The Student News Site of Texas A&M University - College Station

The Battalion

The Student News Site of Texas A&M University - College Station

The Battalion

The Student News Site of Texas A&M University - College Station

The Battalion

Brazos County officials are distributing free backpacks, school supplies and gift cards for K-12 students on July 12 from 3:30 to 6:30 p.m. at the Bryan High Silver Campus Cafeteria.
Brazos County to distribute free school supplies
‘Back to School Bash’ invites K-12 families on July 12
Nicholas Gutteridge, Managing Editor • July 11, 2024
Graduate G Tyrece Radford (23) drives to the basket during Texas A&Ms game against Nebraska in the first round of the 2024 NCAA Tournament at FedExForum in Memphis, Tennessee, on Friday, March 22, 2024. (Kyle Heise/The Battalion)
How Tyrece Radford can catch the attention of NBA scouts
Roman Arteaga, Sports Writer • July 10, 2024

After 5 years of college basketball at Virginia Tech and Texas A&M, Tyrece Radford is furthering his athletic career with the San Antonio...

Craig Reagans 1973 brown Mach 1 Mustang features custom stickers of Craig and his wife, and is completely rebuilt from the ground up. The interior was completely torn out and replaced with new dashboard and radio.
Compassion in the car community
Shalina Sabih, Sports Writer • July 9, 2024

This past Sunday, Cars and Coffee welcomed exactly one car: a sleek, brown Mustang that stood alone like a lone ranger in the Wild West. This...

Chancellor John Sharp during a Board of Regents meeting discussing the appointmet of interim dean Mark Welsh and discussion of a McElroy settlement on Sunday, July 30, 2023 in the Memorial Student Center.
Analysis: Chancellor Sharp’s retirement comes with new dilemmas
Nicholas Gutteridge, Managing Editor • July 2, 2024

Texas A&M System Chancellor John Sharp announced Monday he will be retiring on June 30, 2025.  A figure notorious in state politics,...

Referendum offers ideas to improve environmental conditions at A&M

Cities across the world went dark Saturday as “Earth Hour” casted everything from Sydney’s Opera House to the great pyramids in shadows to show support for a global climate campaign.
On April 1 and 2, Aggies will have the opportunity to show support for environmental services. Students will be given the choice to pass a referendum asking whether they would like to see more sustainable services on campus.
“We have been working on a lot of issues and we want to use this referendum to show that this is important to students and we want these things to take a higher priority on the administration’s agenda.” said Environmental Issues Committee (EIC) chairwoman Amanda Grosgebauer, a senior English major.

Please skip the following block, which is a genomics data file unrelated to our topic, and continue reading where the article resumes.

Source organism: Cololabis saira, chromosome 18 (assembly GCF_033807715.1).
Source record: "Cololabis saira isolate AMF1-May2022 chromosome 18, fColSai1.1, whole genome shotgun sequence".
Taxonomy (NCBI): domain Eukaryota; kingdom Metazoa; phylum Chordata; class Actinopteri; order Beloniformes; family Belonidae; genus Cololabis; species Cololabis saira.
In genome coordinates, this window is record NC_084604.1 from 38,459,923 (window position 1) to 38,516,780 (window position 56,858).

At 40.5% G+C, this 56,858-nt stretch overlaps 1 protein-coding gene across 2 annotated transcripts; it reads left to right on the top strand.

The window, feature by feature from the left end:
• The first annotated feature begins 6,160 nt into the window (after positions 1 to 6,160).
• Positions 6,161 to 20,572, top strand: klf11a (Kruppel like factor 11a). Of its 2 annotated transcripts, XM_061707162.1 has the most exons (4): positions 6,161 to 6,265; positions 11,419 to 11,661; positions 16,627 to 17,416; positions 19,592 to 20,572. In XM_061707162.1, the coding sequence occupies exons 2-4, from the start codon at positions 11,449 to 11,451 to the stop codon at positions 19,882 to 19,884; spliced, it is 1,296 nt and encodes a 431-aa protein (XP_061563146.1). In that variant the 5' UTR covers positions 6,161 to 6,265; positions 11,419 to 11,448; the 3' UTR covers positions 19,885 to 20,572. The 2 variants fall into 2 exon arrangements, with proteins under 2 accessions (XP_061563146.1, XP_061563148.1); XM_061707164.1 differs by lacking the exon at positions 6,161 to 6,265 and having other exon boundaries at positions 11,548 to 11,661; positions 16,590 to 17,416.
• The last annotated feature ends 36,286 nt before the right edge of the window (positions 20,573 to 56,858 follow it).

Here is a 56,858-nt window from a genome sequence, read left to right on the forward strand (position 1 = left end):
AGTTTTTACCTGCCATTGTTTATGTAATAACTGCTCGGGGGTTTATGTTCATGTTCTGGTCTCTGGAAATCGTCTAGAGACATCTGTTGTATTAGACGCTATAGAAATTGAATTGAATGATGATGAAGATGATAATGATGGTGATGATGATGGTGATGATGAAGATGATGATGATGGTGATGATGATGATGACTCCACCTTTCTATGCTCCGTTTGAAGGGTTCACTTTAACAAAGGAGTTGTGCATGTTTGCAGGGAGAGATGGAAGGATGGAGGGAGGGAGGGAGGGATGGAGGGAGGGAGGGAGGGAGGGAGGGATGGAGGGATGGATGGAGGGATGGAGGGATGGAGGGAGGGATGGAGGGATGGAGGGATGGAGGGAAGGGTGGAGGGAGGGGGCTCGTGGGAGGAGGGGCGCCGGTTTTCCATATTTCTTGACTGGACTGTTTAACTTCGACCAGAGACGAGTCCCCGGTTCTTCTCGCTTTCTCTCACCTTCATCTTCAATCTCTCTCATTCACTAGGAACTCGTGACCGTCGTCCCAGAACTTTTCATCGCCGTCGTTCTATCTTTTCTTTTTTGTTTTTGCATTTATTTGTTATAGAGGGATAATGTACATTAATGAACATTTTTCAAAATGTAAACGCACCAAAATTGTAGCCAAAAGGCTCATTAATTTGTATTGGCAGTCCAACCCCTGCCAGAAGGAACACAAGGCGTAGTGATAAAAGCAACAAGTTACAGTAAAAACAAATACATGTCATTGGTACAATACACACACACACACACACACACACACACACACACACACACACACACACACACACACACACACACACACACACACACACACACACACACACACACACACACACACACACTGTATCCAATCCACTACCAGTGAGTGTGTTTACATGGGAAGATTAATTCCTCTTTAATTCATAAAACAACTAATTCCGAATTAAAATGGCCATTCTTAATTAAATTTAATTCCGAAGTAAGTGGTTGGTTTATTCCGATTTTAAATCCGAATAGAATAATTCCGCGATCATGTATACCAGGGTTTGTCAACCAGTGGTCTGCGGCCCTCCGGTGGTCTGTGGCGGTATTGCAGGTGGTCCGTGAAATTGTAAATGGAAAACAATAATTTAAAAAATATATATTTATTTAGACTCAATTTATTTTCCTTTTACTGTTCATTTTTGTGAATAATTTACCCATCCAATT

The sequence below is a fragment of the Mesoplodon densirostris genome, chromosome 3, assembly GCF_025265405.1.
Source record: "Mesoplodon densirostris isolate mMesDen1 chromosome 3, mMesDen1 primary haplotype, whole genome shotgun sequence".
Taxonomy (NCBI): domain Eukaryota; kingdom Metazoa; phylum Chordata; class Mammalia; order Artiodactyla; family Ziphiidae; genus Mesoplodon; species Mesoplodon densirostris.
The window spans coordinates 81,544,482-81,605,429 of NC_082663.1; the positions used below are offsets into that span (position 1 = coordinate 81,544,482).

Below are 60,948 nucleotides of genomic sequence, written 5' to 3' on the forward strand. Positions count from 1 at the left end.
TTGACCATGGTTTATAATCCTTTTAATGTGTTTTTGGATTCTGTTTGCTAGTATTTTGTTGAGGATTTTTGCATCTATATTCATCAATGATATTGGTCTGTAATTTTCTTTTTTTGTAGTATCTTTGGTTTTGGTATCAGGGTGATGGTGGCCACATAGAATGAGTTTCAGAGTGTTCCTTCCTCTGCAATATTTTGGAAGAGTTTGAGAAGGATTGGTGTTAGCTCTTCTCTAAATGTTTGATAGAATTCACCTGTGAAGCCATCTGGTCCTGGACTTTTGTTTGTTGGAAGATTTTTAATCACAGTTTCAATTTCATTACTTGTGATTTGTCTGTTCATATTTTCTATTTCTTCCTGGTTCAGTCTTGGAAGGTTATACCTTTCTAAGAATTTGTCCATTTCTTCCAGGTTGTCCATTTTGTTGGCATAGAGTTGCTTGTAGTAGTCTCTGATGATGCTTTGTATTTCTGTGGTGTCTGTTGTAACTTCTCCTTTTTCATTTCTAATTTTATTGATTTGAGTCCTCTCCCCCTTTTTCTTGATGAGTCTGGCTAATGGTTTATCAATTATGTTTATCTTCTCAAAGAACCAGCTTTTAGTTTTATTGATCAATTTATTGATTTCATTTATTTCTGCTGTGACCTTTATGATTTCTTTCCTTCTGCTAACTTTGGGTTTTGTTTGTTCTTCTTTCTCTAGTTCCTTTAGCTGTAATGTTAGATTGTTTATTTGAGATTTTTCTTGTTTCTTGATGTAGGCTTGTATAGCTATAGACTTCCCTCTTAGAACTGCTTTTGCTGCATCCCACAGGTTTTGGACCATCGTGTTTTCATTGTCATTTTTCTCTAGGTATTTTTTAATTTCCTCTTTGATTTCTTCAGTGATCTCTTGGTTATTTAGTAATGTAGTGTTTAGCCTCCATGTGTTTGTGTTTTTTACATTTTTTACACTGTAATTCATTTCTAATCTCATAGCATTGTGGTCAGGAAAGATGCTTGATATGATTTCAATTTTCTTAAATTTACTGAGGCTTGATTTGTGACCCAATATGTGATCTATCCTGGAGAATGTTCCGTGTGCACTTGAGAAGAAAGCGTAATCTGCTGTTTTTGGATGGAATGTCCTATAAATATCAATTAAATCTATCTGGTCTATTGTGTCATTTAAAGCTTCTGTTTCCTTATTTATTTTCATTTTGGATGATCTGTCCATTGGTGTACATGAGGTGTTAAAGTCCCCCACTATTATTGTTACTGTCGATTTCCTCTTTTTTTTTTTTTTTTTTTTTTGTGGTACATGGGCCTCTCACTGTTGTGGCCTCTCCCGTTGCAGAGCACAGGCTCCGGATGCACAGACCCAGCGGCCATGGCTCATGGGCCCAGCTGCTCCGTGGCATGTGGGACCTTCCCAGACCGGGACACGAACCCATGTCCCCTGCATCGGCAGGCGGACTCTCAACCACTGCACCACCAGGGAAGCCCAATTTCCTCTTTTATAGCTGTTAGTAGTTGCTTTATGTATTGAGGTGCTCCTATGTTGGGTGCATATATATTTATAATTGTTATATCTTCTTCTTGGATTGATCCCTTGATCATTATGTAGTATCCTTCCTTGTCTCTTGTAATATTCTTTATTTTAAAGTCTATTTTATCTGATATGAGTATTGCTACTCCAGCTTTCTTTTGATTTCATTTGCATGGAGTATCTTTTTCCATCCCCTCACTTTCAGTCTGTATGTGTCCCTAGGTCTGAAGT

The referendum will be used to gage the student opinion and represent the student body’s voice. If passed, it is a way to let the administration know that Aggies want more sustainable services and environmental standards put in place.
“The response to the referendum is an important tool for the administration to use to determine where the students are coming from and to help prioritize some of their programs,” said the University’s Sustainability Coordinator
Kelly Wellman.
Programs advocated by the environmental issues committee, who has spearheaded the Aggies Vote Yes referendum campaign including accessible recycling in all residence halls, more efficient regulations on energy, retrofitting old buildings to use less energy, implementing low-flow toilets to decrease water usage, catching rainwater runoff for use on campus, landscaping that needs less water and care, supporting green campus vehicles and using more energy-efficient light bulbs.
Many of these programs focus on conserving water and energy, which would in turn save students’ money. Reducing the amount of energy A&M uses would reduce the cost of student energy fees, Grosgebauer said.
Some of the suggested programs introduced on a smaller scale have seen successful results. The Residence Hall Association has changed to more energy-efficient light bulbs in residence halls, and in less than a year these light bulbs have paid for themselves and are saving the University money in energy bills.
What everyone needs is more of these changes on a grander scale, Grosgebauer said.
“I’m in a unique situation because I have been the chair for two years and was involved in EIC before that, so I have seen the way that A&M has progressed, and we are progressing at a much slower rate than other schools,” Grosgebauer said.
Baylor University introduced several changes to make the campus green in one year. Other schools reporting increased sustainable services were the University of Texas and Austin Community College.
“It’s not just big campuses or private colleges, it’s every school across the state,” Grosgebauer said. “We hope that this referendum would increase support for these services here and [the sustainability coordinator] would be able to initiate more of the programs that are the most urgent and affordable.”
Though these programs will cost money, the referendum draws upon the existing budget, which presents no extra costs to students.

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